It’s hard to pinpoint what makes a leader in the Wyoming Legislature. Sometimes it’s a powerful committee chair. But other times, leadership can come from an understated workhorse or an outspoken proponent of a certain political philosophy.
Beyond the key members of leadership — think regulars like Steve Harshman or Drew Perkins or even Democratic leaders like Chris Rothfuss or Cathy Connolly — here are several lawmakers who were recognized by their peers as possessing some intangible quality that will help them rise above the fray in the 2020 session.
Sen. Larry Hicks, R-Baggs
A fiscal conservative with a strong agricultural background, the Baggs resident has been looked to as a reliable presence in the statehouse throughout his near decade-long Senate tenure. Leading up to session, Hicks has gained an increasingly prominent role on the powerful Joint Appropriations Committee, imposing as strong a presence on the committee as its influential chair, Eli Bebout, winds down a more than 30-year career in public office.
Sen. Affie Ellis, R-Cheyenne
Already considered one of the stronger voices in the Senate, Ellis has spearheaded a number of significant initiatives across the state in recent months. Along with Andi Clifford, D-Riverton, she has played a key role in the state’s new Missing and Murdered Indigenous Persons Task Force. She has also been an important figure in the effort to increase female representation in the Wyoming Legislature. Another lawmaker with a high ceiling.
Sen. Eili Bebout, R-Riverton and Rep Bob Nicholas, R-Cheyenne
Though no longer Senate president, Bebout was still a strong voice on the floor throughout last year’s general session and, as the Joint Appropriations Committee co-chairman, still pulls a lot of weight among his peers. Expect that to continue this session. Nicholas, his co-chair on the House side, will cast a similar presence on budget discussions this year.
Sen. Ogden Driskill, R-Devil’s Tower The Senate vice president, Driskill is an efficient diplomat on the Senate side and a strong leader with strong business and agricultural expertise. You’d be hard-pressed to find a conversation in the Legislature he is not a party to. He is also a key part of getting things done. As one of his peers described him, “Sen. Driskill has become instrumental in Senate leadership, having presided over the Senate in a confident and dignified manner for several days last year while president Drew Perkins was out ill.”
Rep. Mike Greear, R-Worland
A member of a number of key committees in the Legislature as well as chairman of the House Minerals and Economic Development Committee, Greear is considered one of the best committee chairs in the Legislature. He’s also regarded as “very thoughtful with an independent mind,” according to one comment in our survey. The number of people who flock to his desk for information during Committee of the Whole is very telling.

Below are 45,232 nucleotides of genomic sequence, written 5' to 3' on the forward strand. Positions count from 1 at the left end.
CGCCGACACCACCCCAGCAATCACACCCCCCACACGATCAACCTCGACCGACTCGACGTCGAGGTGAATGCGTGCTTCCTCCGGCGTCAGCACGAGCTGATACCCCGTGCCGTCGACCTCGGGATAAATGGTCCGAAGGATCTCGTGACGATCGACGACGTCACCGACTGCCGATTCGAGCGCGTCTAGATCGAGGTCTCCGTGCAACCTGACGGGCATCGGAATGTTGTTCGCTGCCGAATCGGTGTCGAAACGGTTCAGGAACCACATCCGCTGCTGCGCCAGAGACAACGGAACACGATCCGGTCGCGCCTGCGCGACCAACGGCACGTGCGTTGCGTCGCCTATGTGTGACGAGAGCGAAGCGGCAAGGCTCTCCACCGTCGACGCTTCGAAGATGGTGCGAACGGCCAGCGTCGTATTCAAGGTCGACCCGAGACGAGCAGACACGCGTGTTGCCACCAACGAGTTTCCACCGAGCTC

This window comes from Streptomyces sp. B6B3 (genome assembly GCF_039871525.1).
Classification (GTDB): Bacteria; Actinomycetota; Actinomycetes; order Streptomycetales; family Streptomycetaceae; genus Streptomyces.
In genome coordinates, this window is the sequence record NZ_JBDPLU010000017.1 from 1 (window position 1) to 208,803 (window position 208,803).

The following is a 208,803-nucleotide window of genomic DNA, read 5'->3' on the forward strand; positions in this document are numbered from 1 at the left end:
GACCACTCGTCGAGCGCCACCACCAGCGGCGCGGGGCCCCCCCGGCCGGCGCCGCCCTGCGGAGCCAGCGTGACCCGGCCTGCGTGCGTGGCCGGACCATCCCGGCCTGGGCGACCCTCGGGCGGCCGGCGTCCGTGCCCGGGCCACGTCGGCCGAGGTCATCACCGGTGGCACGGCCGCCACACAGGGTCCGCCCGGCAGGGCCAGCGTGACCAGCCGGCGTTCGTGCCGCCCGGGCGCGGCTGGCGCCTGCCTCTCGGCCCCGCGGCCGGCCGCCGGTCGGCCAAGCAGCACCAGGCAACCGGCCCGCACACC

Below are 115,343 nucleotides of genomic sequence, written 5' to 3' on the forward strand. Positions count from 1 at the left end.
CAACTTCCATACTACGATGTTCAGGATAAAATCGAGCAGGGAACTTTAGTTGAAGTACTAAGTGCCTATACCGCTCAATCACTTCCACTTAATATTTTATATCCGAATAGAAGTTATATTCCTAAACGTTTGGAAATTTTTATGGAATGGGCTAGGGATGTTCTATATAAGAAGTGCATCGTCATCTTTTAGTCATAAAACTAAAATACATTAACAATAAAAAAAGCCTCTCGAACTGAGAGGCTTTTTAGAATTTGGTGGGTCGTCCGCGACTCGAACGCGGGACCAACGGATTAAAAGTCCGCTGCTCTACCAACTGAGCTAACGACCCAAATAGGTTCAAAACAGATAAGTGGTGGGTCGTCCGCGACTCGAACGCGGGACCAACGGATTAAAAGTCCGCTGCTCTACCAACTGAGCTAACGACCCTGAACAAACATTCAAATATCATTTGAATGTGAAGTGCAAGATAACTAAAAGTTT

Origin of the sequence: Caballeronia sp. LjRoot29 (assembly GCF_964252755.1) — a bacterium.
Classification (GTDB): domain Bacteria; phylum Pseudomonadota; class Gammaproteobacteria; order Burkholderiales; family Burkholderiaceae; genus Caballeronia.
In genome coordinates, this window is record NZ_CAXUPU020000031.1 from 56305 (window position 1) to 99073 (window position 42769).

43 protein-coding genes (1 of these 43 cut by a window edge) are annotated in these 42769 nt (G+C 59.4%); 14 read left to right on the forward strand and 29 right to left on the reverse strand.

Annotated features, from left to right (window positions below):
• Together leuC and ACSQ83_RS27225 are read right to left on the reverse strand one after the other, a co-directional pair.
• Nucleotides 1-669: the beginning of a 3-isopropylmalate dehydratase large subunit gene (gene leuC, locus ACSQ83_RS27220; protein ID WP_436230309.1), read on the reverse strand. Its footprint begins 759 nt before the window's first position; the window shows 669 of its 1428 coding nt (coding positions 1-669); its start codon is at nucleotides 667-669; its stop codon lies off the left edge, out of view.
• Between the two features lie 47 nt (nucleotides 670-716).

Rep. Eric Barlow, R-Gillette
Already in a powerful position as House Majority Floor Leader, Barlow is a well-respected presence on the House floor, known for his balance and intelligence on a multitude of issues. As such, having Barlow co-sponsor a piece of legislation is considered to one of the strongest endorsements a legislator can get.
Rep. Albert Sommers, R-Pinedale
Regarded as one of the most intelligent members of the House of Representatives, the Pinedale native is extremely diligent and well-read, and plays a critical role in almost every policy discussion. As a member of the Joint Appropriations Committee, he also has an outsized influence on the purse as well.
Rep. Sue Wilson, R-Cheyenne
The Cheyenne lawmaker is another intelligent and thoughtful voice in the Legislature and — as a co-chair of the Joint Committee on Health and Human Services — will preside over some of the most significant fiscal and public health issues facing an aging state in the coming years. Wilson, like Sens. Charlie Scott, R-Natrona County, and Fred Baldwin, R-Kemmerer, is expected to play a major role when Medicaid expansion comes up this session.
Sen. Michael Von Flatern, R-Gillette
While considered by some to be too moderate for leadership, the Campbell County lawmaker could easily be considered among the Senate elite, leading the charge on controversial bills while providing a more middle-of-the-road perspective for a chamber that has become increasingly conservative in recent years.
Sen. Dan Dockstader, R-Afton
Popular and even-keeled, Dockstader is not the loudest member of the Senate, but is an efficient lawmaker nonetheless and will more than likely be a key player in negotiating the 2020 budget as session draws down.
Others to watch: Cale Case, Tyler Lindholm, Steve Harshman, Drew Perkins, Tara Nethercott, Andy Schwartz, Charlie Scott, Bill Landen, Hank Coe, Jim Anderson, David Northrup, Jim Blackburn, Lloyd Larsen, Fred Baldwin.
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